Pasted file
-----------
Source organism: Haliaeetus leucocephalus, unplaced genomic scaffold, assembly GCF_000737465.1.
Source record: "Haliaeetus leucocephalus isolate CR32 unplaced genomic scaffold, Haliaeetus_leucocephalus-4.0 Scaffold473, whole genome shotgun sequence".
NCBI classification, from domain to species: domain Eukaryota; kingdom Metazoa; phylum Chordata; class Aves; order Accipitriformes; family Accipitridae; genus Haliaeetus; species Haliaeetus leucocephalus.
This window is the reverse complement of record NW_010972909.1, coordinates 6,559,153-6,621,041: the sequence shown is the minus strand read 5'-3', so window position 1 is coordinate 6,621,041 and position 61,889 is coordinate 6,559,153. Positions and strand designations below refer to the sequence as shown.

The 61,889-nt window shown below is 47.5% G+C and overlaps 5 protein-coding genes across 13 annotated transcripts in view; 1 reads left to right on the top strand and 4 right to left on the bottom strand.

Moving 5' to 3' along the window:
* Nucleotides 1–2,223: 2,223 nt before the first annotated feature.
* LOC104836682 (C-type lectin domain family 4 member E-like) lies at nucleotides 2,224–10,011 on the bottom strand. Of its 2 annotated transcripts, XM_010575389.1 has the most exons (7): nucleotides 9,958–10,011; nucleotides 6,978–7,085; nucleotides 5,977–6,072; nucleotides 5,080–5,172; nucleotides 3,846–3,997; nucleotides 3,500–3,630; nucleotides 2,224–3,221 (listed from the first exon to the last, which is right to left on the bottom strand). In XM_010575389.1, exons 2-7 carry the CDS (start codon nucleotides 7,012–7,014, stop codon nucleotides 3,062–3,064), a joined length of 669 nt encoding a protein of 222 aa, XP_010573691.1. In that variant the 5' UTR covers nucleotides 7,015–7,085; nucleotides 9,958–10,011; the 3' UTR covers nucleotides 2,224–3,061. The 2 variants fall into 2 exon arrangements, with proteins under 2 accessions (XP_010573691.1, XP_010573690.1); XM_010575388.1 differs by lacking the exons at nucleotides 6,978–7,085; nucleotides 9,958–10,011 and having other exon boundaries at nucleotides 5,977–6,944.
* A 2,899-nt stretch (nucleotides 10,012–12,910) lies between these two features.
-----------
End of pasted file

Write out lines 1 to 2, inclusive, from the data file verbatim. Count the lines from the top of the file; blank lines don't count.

Source organism: Haliaeetus leucocephalus, unplaced genomic scaffold, assembly GCF_000737465.1.
Source record: "Haliaeetus leucocephalus isolate CR32 unplaced genomic scaffold, Haliaeetus_leucocephalus-4.0 Scaffold473, whole genome shotgun sequence".